Way 2 Cool
Way 2 Cool
Elements and compounds with closely spaced molecules will generally allow stronger and more frequent interactions between molecules. Good electrical conductors like aluminum, copper, and silver generally have a higher thermal conductivity than nonconductors like wood and glass. But there are some exceptions to the rule, nonmetallic solids such as diamonds and beryllium oxide can transfer heat energy more efficiently than aluminum.
Because I wanted to build this in my workshop, I had to figure a way to bond the aluminum fins to the copper base. This proved to be the first in a number of stumbling blocks I would encounter. Between the library and the internet, I researched the possible ways to accomplish this. There are a number of high-tech ways to do this - including using high explosives to literally "blow the two metals together." While this did sound like something I would enjoy trying, I had to rule out the high explosives or move to a much less densely populated area.
I settled on a solution that, while not sounding like something very difficult to accomplish, took days of trial and error to come up with the proper measurements to produce the desired results. The solution was to use pins instead of fins and to attach the pins by using the thermal expansion of metal as an means to get a good fit.
I started with a 5" by 2" by 1/4" piece
of copper C110 bar and bored about 240 holes to a depth of 3/16".
The diameter of the holes was a couple thousandths of an inch less than
the diameter of the aluminum pins that I would be installing into the holes.
Here I spent many hours boring different diameter holes to check the fit
of the pins. I then heated the copper bar and froze the aluminum
pins. This was to expand the holes and shrink the pins. One
by one the pins were forced into the holes. When the temperature
came back down to room temp, the objective was as tight of a fit as I could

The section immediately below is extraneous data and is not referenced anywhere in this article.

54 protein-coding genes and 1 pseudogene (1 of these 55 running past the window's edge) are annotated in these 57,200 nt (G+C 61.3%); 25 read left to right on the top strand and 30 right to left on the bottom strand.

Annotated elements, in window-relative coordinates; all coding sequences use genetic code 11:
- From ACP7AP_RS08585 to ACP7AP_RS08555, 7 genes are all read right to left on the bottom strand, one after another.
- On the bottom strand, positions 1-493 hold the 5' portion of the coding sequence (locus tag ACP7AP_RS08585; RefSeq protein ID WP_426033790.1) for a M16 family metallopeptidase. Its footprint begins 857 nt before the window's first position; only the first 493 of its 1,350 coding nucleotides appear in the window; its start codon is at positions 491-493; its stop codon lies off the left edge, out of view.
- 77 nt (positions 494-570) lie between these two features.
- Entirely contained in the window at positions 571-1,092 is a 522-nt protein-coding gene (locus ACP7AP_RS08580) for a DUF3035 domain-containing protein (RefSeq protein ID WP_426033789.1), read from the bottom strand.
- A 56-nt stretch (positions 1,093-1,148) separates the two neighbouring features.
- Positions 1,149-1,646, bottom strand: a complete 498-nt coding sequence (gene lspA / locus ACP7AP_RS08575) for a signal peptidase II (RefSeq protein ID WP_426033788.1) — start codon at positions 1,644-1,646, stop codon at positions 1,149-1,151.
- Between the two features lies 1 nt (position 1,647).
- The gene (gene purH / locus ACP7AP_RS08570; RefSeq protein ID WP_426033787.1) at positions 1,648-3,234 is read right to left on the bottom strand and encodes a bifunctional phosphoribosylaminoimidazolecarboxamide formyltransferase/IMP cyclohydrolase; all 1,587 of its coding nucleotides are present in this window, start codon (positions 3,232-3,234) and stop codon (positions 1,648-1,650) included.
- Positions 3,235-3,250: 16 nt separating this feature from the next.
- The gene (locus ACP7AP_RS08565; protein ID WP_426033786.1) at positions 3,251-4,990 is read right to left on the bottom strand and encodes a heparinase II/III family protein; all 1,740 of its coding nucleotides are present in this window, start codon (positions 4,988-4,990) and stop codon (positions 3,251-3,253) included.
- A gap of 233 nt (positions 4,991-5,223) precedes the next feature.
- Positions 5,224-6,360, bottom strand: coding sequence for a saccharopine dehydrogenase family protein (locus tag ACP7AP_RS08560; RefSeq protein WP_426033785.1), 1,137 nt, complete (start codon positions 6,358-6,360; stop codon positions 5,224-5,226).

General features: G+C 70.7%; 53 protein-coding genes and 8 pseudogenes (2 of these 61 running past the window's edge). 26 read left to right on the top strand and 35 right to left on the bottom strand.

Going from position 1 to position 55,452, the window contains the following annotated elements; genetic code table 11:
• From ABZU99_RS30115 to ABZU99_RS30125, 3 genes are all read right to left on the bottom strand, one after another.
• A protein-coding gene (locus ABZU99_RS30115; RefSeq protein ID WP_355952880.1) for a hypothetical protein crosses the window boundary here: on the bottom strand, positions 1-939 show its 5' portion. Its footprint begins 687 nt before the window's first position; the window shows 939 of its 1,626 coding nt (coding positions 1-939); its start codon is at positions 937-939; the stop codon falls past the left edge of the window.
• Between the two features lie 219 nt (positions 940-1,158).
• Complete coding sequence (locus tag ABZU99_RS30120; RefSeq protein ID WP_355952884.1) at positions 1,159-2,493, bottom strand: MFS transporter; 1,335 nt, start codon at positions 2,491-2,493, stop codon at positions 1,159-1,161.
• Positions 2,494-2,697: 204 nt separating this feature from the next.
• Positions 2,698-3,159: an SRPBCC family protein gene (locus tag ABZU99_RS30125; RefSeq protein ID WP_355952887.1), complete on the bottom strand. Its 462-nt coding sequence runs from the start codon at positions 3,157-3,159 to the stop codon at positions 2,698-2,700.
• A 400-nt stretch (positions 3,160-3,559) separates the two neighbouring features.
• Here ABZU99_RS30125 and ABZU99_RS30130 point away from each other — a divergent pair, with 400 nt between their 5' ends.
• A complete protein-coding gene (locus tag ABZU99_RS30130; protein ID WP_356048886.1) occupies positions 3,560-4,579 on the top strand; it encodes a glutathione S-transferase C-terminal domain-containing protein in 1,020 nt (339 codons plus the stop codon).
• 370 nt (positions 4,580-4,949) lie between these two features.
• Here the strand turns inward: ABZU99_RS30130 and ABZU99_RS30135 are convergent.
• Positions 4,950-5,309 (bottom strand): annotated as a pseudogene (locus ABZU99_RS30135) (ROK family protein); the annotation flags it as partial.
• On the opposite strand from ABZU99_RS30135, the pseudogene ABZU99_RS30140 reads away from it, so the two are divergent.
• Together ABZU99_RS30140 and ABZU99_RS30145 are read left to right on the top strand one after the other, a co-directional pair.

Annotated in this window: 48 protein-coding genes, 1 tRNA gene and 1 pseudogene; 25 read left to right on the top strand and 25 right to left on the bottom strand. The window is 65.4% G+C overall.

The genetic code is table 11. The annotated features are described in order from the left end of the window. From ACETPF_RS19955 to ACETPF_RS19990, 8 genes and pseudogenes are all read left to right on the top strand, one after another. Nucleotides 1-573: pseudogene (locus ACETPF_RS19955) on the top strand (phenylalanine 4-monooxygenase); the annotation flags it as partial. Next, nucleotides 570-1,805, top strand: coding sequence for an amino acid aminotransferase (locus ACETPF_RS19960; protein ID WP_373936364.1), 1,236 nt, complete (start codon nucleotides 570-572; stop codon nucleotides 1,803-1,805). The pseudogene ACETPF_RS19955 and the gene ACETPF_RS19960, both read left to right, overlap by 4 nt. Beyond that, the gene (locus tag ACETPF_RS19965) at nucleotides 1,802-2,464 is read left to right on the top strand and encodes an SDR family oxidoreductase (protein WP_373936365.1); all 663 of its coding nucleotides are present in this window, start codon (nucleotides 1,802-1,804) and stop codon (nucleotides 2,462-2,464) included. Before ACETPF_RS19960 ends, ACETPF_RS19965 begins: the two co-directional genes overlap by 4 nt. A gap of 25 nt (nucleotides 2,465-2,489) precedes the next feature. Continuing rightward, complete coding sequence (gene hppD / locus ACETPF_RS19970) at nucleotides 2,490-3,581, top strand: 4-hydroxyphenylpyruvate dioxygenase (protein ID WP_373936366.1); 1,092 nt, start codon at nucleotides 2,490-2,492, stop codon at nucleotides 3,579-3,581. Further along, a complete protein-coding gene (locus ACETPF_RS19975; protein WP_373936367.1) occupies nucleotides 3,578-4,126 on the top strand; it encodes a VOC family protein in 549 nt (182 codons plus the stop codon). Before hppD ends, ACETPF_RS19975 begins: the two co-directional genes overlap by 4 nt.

get. After getting the sizes right, I found that I could get about
5 or 6 pins in before the base would cool off too much and would have to
be re-heated. Talk about tedium....
Installing the pins went on for what seemed
like weeks, but I finally got them all in. I knew that I wanted to
cut the heads off the pins to make the pin's profile a little smaller,
but I should have done the cutting before I installed the pins. I
ended up cutting the pins assembled into the sink on the band saw.
Not the easiest task, as the pins tended to vibrate and I had to insert
wooden wedges between the pins to keep them still. I wouldn't make
this mistake the next time.
The pins are in and cut to length.
To get some air moving through the pins,
I needed to add some fans. Fortunately, I HAD thought about that
before starting to build. The fan shroud that comes with the Alpha
P125 was the route I decided to take. I added a couple of 60mm, 12
volt, 3800 RPM, 25 CFM, Orion fans to the top and the usual array of temperature
sensors - 1 on the edge of the Celeron slug and 1 on the sink itself.
My trusty Aavid heat sink took its place as the backing plate to anchor
the Celeron in place without bending the circuit card.
installed make for a busy looking package.
Performance for the sink was good. It edged out the Alpha P125 is all categories, but not by any drastic margin. It did respond more quickly to the changes in temperature the Celeron goes through in a normal session though.
Even with this sink, my stubborn Celeron
still will not reliably run at 504 without additional cooling. Though
I will say that the longer I run the Cele at 504 with a peltier attached,
the easier it is to keep it at 504 without a TEC. Where I once couldn't
even boot into Windows at 504 without the extra cooling of the TEC, I can
now boot on most occasions and when I get lucky, even run a few tests.
But as usual, as soon as I stress it to any degree, it's lock up time.
in the 4 minute boot up test. That's cool!
Because I can't measure the internal diode
temperature during boot up, the above CPU temperature is the reading taken
from the side of the Celeron's slug. From months of watching the
correlation of the slug temperature to the temperature of the thermal diode,
I have seen that the diode temperature can run as much as 25° F higher
than the slug for short periods of time. The slug temperature also
lags behind the diode temp by 10 seconds or so.
of the heat that the processor throws its way.
I found, as I expected, that for non peltier applications, this thing is overkill. But that was not the reason I built it. So, it's time to throw a thermoelectric cooler on it and see what happens.